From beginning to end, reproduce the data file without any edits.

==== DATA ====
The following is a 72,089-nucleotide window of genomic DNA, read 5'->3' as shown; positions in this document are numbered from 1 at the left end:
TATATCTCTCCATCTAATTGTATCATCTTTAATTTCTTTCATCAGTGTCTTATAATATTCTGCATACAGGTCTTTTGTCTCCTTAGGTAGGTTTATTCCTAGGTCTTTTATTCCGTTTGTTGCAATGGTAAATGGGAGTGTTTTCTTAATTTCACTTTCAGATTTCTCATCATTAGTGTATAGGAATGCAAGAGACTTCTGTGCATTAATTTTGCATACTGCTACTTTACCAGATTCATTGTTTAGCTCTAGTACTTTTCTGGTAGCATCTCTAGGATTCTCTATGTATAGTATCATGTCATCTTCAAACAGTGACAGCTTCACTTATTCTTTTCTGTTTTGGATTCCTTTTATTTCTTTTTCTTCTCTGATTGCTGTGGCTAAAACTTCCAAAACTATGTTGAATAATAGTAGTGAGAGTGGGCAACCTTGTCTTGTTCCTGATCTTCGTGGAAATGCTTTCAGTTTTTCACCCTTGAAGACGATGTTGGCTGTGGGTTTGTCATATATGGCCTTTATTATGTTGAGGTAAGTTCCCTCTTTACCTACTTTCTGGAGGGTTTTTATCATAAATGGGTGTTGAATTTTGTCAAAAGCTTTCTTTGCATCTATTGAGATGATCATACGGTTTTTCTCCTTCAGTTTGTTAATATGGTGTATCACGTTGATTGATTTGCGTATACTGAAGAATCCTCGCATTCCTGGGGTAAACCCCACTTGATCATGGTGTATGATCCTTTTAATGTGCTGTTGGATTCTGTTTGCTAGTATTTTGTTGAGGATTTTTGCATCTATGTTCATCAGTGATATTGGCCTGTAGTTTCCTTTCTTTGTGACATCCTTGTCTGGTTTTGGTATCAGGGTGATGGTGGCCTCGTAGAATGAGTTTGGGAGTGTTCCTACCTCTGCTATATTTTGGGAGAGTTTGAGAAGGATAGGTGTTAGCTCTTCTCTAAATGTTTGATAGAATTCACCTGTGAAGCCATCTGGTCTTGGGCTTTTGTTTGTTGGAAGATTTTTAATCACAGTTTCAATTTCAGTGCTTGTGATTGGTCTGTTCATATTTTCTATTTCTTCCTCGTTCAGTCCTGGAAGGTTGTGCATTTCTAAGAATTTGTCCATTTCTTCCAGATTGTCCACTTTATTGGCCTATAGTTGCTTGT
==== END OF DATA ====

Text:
The following is a 72,089-nucleotide window of genomic DNA, read 5'->3' as shown; positions in this document are numbered from 1 at the left end:
TATATCTCTCCATCTAATTGTATCATCTTTAATTTCTTTCATCAGTGTCTTATAATATTCTGCATACAGGTCTTTTGTCTCCTTAGGTAGGTTTATTCCTAGGTCTTTTATTCCGTTTGTTGCAATGGTAAATGGGAGTGTTTTCTTAATTTCACTTTCAGATTTCTCATCATTAGTGTATAGGAATGCAAGAGACTTCTGTGCATTAATTTTGCATACTGCTACTTTACCAGATTCATTGTTTAGCTCTAGTACTTTTCTGGTAGCATCTCTAGGATTCTCTATGTATAGTATCATGTCATCTTCAAACAGTGACAGCTTCACTTATTCTTTTCTGTTTTGGATTCCTTTTATTTCTTTTTCTTCTCTGATTGCTGTGGCTAAAACTTCCAAAACTATGTTGAATAATAGTAGTGAGAGTGGGCAACCTTGTCTTGTTCCTGATCTTCGTGGAAATGCTTTCAGTTTTTCACCCTTGAAGACGATGTTGGCTGTGGGTTTGTCATATATGGCCTTTATTATGTTGAGGTAAGTTCCCTCTTTACCTACTTTCTGGAGGGTTTTTATCATAAATGGGTGTTGAATTTTGTCAAAAGCTTTCTTTGCATCTATTGAGATGATCATACGGTTTTTCTCCTTCAGTTTGTTAATATGGTGTATCACGTTGATTGATTTGCGTATACTGAAGAATCCTCGCATTCCTGGGGTAAACCCCACTTGATCATGGTGTATGATCCTTTTAATGTGCTGTTGGATTCTGTTTGCTAGTATTTTGTTGAGGATTTTTGCATCTATGTTCATCAGTGATATTGGCCTGTAGTTTCCTTTCTTTGTGACATCCTTGTCTGGTTTTGGTATCAGGGTGATGGTGGCCTCGTAGAATGAGTTTGGGAGTGTTCCTACCTCTGCTATATTTTGGGAGAGTTTGAGAAGGATAGGTGTTAGCTCTTCTCTAAATGTTTGATAGAATTCACCTGTGAAGCCATCTGGTCTTGGGCTTTTGTTTGTTGGAAGATTTTTAATCACAGTTTCAATTTCAGTGCTTGTGATTGGTCTGTTCATATTTTCTATTTCTTCCTCGTTCAGTCCTGGAAGGTTGTGCATTTCTAAGAATTTGTCCATTTCTTCCAGATTGTCCACTTTATTGGCCTATAGTTGCTTGT